Tragically ignored and excluded from Multiversity--unless it exists as one of those seven "mystery Earths"--is the world in which DC's greatest superheroes all worked as shills for the U.S. Postal Service.
This oddity has a strange provenance. A recent application for a passport renewal was softened by the incredibly helpful postal workers who (among their other kindnesses) gave our son a goodie bag filled with various U.S. Postal Service-related coloring books. It also contained one issue of the Celebrate the Century Super Heroes Stamp Album from 1998. This is a comic book that has spaces for collecting stamps in a series commemorating events from 1900 to 1910. It is also, in its own way, a time capsule commemorating DC comics from 1998.
The cast of characters is basically the Morrison-era JLA in all their late '90s finery. The Green Lantern is Kyle Rayner, the Green Arrow is Connor Hawke, and Wonder Woman is saddled with her ungainly Byrne-designed costume. (In the only departure from DC orthodoxy, Superman gets his classic outfit, not the cobalt blue bug-zapper look.) It's basically The Just, but instead of parties and gallery openings the heroes care about history and philately.
The art is generally from middle-of-the-road DC house artists like Dan Jurgens, Paul Ryan, and M.D. Bright, who put in about as much effort as you'd expect for a comic that was distributed exclusively through the Postal Service and was pretty much invisible to the direct market. Josef Rubinstein does a lot of the inking, insuring that any traces of individual style or verve are stamped out. Somehow a few good pages sneak through anyway: Norm Breyfogle contributes a couple, as does Joe Orlando(!), and there are three amazing pages of Jim Aparo inked by Bill Sienkiewicz(!!).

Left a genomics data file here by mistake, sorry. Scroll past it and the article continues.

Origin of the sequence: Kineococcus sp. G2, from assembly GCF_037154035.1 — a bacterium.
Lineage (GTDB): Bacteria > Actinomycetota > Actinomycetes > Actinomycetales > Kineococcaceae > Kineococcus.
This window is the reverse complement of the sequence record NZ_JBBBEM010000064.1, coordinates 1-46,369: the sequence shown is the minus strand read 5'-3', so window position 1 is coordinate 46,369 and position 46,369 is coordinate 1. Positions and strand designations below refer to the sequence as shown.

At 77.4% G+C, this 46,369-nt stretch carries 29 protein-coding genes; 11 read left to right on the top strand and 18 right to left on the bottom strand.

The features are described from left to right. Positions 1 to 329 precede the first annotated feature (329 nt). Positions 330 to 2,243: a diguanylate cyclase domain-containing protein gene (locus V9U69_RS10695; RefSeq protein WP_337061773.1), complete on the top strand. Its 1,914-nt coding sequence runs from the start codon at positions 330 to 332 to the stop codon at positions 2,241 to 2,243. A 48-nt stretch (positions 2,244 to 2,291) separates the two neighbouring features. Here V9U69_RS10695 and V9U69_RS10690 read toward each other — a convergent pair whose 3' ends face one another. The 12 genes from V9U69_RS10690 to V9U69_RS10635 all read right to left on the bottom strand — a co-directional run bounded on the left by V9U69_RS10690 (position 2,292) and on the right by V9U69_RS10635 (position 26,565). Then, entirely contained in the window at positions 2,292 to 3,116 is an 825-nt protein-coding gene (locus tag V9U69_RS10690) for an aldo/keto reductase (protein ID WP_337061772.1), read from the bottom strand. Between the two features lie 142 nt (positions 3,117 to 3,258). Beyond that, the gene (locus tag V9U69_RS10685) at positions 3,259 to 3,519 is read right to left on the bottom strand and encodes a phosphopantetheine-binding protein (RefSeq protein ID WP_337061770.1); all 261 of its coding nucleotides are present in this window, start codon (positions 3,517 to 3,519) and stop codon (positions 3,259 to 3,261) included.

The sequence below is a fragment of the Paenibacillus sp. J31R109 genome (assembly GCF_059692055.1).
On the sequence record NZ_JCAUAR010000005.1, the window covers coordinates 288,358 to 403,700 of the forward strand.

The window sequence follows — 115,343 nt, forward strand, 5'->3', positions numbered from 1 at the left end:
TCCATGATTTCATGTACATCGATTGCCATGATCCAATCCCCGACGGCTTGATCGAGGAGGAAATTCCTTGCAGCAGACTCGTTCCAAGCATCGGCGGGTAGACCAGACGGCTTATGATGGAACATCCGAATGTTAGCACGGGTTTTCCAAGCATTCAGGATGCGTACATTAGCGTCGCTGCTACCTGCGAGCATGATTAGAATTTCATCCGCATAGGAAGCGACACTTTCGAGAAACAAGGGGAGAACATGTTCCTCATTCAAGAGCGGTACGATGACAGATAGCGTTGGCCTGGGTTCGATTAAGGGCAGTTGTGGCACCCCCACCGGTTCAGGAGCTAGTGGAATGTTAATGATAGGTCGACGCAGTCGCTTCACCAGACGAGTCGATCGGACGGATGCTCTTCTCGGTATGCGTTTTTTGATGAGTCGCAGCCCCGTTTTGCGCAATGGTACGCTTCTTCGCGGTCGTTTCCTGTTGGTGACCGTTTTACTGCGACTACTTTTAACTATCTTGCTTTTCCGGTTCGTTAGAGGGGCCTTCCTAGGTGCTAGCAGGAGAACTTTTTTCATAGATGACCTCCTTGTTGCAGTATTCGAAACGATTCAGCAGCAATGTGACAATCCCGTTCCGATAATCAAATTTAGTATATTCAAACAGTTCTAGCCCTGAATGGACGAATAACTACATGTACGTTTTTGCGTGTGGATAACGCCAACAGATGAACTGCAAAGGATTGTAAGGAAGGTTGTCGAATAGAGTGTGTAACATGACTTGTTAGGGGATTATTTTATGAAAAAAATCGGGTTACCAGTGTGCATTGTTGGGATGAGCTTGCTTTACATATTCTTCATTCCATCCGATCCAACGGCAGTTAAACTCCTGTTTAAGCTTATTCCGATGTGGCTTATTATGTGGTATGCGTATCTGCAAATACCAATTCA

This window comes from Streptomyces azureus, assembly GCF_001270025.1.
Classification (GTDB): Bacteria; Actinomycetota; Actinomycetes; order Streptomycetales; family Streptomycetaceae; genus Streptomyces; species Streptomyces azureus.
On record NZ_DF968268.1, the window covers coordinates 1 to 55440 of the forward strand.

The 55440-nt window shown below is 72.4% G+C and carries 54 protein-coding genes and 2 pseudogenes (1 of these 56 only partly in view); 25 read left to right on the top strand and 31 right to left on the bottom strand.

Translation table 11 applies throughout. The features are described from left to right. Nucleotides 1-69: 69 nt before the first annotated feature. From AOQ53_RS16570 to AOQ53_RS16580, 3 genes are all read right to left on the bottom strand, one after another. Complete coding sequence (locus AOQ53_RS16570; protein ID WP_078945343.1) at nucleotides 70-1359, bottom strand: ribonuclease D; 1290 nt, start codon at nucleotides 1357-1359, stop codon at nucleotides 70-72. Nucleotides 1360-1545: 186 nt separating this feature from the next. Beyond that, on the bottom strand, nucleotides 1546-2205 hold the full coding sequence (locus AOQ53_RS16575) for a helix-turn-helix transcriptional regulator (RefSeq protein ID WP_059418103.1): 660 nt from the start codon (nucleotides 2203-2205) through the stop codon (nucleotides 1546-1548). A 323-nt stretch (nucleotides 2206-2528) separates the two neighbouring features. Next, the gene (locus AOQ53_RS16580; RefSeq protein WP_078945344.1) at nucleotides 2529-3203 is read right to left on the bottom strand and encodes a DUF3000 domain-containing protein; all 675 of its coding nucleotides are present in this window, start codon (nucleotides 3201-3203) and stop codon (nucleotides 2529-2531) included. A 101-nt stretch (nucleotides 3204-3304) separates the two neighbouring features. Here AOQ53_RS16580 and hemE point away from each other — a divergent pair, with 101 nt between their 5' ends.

The script offers the triumphant liberal view of American history--if you ever wanted to see John Henry Irons smash a giant logo that says "RACISM," this is the comic for you--although it's willing to acknowledge at least some forms of past oppression. (I'm curious to know how far it was willing to extend that acknowledgement into the present. Considering the stamps for the last five decades of the 20th century were voted on by public ballot, I'm guessing racism and all other forms of injustice were beaten soundly after 1964.) Still, if any government publication today admitted the existence of racism, even in our past, half the country would immediately denounce it as an act of treason and move to ban it from the high school curriculum. This stamp album is probably about as forthright as we should expect any stamp album to be. Advantage: nineties.
Writer Doug Moench assigns the superheroes to introduce different events in a manner so on-the-nose that it drives right through embarrassing and becomes kind of charming. Superman gets all the big historical events and the Americana; Wonder Woman gets Ellis Island and women's issues (of course); Steel gets civil rights (of course); Green Arrow gets nature and national parks (this was the '90s half-Asian Green Arrow, so yeah, of course); Green Lantern gets cinematic breakthroughs and Flash gets automotive ones. Robin gets children's culture and complains about it (of course). Moench clearly put more thought into the script than it probably deserved, and for that I salute him.
Oh, and Batman gets law and order--specifically, the passage of the 1906 Pure Food and Drugs Act (BIFF! POW! UPTON SINCLAIR!)--and, um, painting. But it's Ash Can school painting, which he goes out of his way to describe as "gritty realism," so that's okay.
I kind of love this comic. For a minute there I thought I'd discovered that holiest of grails--a collectible comic published after the 1960s--but no, the stamp collectors are just as anal about saving all their purchases. That's okay too, stamp collectors. We understand each other.